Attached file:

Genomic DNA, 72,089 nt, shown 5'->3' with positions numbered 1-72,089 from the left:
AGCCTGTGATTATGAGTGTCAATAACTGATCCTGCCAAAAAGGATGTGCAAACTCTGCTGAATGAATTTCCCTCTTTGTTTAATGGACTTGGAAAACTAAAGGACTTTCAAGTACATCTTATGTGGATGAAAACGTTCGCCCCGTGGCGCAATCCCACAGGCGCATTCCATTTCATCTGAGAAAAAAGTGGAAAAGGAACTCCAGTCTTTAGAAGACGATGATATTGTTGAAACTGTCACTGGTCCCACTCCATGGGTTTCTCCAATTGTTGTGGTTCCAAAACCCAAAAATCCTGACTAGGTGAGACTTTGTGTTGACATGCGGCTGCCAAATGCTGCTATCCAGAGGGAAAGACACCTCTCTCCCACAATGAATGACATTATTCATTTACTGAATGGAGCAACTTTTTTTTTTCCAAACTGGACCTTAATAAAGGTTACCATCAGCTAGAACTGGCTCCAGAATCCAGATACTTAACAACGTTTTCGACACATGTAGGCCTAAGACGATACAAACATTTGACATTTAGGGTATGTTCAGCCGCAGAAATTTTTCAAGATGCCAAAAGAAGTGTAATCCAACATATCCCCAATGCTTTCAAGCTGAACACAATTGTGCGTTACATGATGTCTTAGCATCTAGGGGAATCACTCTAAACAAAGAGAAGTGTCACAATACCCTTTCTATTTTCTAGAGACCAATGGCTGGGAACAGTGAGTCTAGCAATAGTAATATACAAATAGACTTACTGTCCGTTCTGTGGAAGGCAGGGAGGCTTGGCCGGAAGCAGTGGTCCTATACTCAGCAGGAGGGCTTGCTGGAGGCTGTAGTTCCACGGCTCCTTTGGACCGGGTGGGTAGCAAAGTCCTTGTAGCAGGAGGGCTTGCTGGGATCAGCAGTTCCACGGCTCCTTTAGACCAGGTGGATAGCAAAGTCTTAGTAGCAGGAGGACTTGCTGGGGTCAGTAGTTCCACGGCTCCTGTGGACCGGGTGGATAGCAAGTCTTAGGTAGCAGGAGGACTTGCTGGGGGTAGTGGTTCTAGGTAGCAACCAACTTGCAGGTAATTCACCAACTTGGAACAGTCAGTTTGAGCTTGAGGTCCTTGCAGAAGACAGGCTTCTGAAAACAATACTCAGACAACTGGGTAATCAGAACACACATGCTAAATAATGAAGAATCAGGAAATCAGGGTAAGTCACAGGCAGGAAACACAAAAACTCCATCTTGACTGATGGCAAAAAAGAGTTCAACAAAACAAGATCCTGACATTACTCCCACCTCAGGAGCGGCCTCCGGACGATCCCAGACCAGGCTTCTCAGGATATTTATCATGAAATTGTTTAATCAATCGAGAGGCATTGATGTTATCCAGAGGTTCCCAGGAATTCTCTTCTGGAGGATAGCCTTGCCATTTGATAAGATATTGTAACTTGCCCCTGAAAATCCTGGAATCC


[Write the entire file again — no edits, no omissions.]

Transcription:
Genomic DNA, 72,089 nt, shown 5'->3' with positions numbered 1-72,089 from the left:
AGCCTGTGATTATGAGTGTCAATAACTGATCCTGCCAAAAAGGATGTGCAAACTCTGCTGAATGAATTTCCCTCTTTGTTTAATGGACTTGGAAAACTAAAGGACTTTCAAGTACATCTTATGTGGATGAAAACGTTCGCCCCGTGGCGCAATCCCACAGGCGCATTCCATTTCATCTGAGAAAAAAGTGGAAAAGGAACTCCAGTCTTTAGAAGACGATGATATTGTTGAAACTGTCACTGGTCCCACTCCATGGGTTTCTCCAATTGTTGTGGTTCCAAAACCCAAAAATCCTGACTAGGTGAGACTTTGTGTTGACATGCGGCTGCCAAATGCTGCTATCCAGAGGGAAAGACACCTCTCTCCCACAATGAATGACATTATTCATTTACTGAATGGAGCAACTTTTTTTTTTCCAAACTGGACCTTAATAAAGGTTACCATCAGCTAGAACTGGCTCCAGAATCCAGATACTTAACAACGTTTTCGACACATGTAGGCCTAAGACGATACAAACATTTGACATTTAGGGTATGTTCAGCCGCAGAAATTTTTCAAGATGCCAAAAGAAGTGTAATCCAACATATCCCCAATGCTTTCAAGCTGAACACAATTGTGCGTTACATGATGTCTTAGCATCTAGGGGAATCACTCTAAACAAAGAGAAGTGTCACAATACCCTTTCTATTTTCTAGAGACCAATGGCTGGGAACAGTGAGTCTAGCAATAGTAATATACAAATAGACTTACTGTCCGTTCTGTGGAAGGCAGGGAGGCTTGGCCGGAAGCAGTGGTCCTATACTCAGCAGGAGGGCTTGCTGGAGGCTGTAGTTCCACGGCTCCTTTGGACCGGGTGGGTAGCAAAGTCCTTGTAGCAGGAGGGCTTGCTGGGATCAGCAGTTCCACGGCTCCTTTAGACCAGGTGGATAGCAAAGTCTTAGTAGCAGGAGGACTTGCTGGGGTCAGTAGTTCCACGGCTCCTGTGGACCGGGTGGATAGCAAGTCTTAGGTAGCAGGAGGACTTGCTGGGGGTAGTGGTTCTAGGTAGCAACCAACTTGCAGGTAATTCACCAACTTGGAACAGTCAGTTTGAGCTTGAGGTCCTTGCAGAAGACAGGCTTCTGAAAACAATACTCAGACAACTGGGTAATCAGAACACACATGCTAAATAATGAAGAATCAGGAAATCAGGGTAAGTCACAGGCAGGAAACACAAAAACTCCATCTTGACTGATGGCAAAAAAGAGTTCAACAAAACAAGATCCTGACATTACTCCCACCTCAGGAGCGGCCTCCGGACGATCCCAGACCAGGCTTCTCAGGATATTTATCATGAAATTGTTTAATCAATCGAGAGGCATTGATGTTATCCAGAGGTTCCCAGGAATTCTCTTCTGGAGGATAGCCTTGCCATTTGATAAGATATTGTAACTTGCCCCTGAAAATCCTGGAATCC